In the last post, I covered 2 examples of how to safely modify functionality in 'system' areas of SharePoint, such as Central Admin and the Site Settings area. The first example was a tweaked Recycle Bin (which listed only items deleted by the current user), and the second was a custom 'Create Site Collection' admin page. In both cases, the technique was to copy the original page which shipped with SharePoint, make the customization to the copy, and then redirect the link in SharePoint to use our new page. The customization is then fairly transparent to users - depending on your implementation, they could simply be clicking the same link in the same place in SharePoint, yet going to somewhere different which is offering your modified functionality.
This last part (of redirecting the link in SharePoint) is accomplished via a Feature which makes use of the CustomAction element. However, this idea of changing an existing link somewhere in SharePoint is not necessarily the type of customization you might regularly make. So it's useful to know the CustomAction element can also be used to add a link somewhere in SharePoint. This opens up many opportunities for customization, and this post aims to detail some of the options.
The CustomAction element is used like this:
Title="My recycle bin items"
<UrlAction Url="_layouts/custom/MyRecycleBinItems.aspx" />
I covered most of the values in details in the previous post, but what I want to focus on here is the Location attribute - this essentially specifies where in SharePoint your link will be added to. Some of the common potential values are:
- Microsoft.SharePoint.SiteSettings (as in the example XML above)
If you've worked with SharePoint for a while you can probably work out where these values refer to - the first is the Site Settings area, whilst the last two are the 'Operations' and 'Application Management' pages in the Central Admin area respectively. When using a CustomAction to add links in these areas, you can also specify the group your link should appear in. This value refers to an existing 'category' of links within the Location, e.g. the locations listed above. Note that new groups can be created by using a CustomActionGroup element, but the GroupID value of a CustomAction must always specify a group which exists already. The following groups exist by default in the SiteSettings area:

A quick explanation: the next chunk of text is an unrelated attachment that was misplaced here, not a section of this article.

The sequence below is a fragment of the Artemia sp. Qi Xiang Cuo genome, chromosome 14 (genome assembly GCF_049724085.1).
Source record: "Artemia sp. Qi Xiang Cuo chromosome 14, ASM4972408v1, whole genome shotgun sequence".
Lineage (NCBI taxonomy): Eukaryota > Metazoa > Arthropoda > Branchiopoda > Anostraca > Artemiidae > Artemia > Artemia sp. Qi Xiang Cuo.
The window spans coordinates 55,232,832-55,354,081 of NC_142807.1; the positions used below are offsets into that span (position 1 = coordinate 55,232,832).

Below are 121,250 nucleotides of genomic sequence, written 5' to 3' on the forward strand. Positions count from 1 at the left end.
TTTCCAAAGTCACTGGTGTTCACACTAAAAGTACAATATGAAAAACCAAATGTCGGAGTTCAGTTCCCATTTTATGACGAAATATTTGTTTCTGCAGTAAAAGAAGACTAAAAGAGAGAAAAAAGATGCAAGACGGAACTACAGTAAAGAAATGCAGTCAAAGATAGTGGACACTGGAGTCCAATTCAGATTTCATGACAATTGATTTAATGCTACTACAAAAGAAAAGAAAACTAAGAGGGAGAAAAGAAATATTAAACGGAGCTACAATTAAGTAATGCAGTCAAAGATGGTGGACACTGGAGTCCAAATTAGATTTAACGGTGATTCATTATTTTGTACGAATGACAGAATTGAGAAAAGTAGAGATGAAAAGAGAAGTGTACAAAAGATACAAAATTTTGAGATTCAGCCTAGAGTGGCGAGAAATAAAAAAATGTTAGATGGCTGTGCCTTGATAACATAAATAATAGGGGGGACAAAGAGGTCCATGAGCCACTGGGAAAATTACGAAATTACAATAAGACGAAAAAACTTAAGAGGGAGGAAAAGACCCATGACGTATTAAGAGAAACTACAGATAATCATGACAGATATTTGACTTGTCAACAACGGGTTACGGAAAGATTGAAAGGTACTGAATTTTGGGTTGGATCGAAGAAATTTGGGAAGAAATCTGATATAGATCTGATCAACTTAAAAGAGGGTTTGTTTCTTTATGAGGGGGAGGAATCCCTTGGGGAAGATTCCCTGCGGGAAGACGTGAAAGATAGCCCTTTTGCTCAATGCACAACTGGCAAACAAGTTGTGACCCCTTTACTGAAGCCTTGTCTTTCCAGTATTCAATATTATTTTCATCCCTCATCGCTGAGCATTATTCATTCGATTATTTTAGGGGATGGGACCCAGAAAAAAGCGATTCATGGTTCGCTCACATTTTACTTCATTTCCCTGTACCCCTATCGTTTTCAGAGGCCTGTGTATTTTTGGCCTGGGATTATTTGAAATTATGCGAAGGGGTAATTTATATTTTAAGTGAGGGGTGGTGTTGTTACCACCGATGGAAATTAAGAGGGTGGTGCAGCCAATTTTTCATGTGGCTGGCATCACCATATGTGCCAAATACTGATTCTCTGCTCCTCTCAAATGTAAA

These correspond to the columns in the Site Settings area as shown below:
In the Central Admin pages, examples for the 'Operations' page are:
And for the 'Application Management' page:
By examining these pages, it's fairly simple to work out where the values refer to.I mentioned earlier that new groups of links can be created using the CustomActionGroup element. An example of this would be:
Title="New custom group"
Description="My description" />
This will then create a new group of links on the page with your custom title - SharePoint will take care of the rendering such that your new group will wrap onto another row of groups. Of course if this isn't what you want you'll probably have an interesting time customizing this.
Using CustomAction elsewhere
So having covered how to add links into the admin areas, I'll wrap up by listing some other valid values for the 'Location' attribute. This hopefully illustrates some of the options you have for customizing SharePoint in this way:
- Office.Server.ServiceProvider.Administration (Shared Services/SSP links)
- Microsoft.SharePoint.StandardMenu (SiteActions menu)
- Mcrosoft.SharePoint.Create (_layouts/create.aspx - the screen used to specify what you want to create on your site)
- Microsoft.SharePoint.ListEdit (the screen used to edit the properties of a list item)
- EditControlBlock (image below)
Here, a special attribute called 'RegistrationType' can be added to the CustomAction element, allowing you to control exactly the circumstances where your action should appear. Valid options include 'List', 'ContentType', 'FileType' and 'ProgId'. Vince (aka TheKid) has some good examples of this over on his blog.Hopefully this has given you some ideas on how you can add or amend the SharePoint UI in this way. Happy customizing!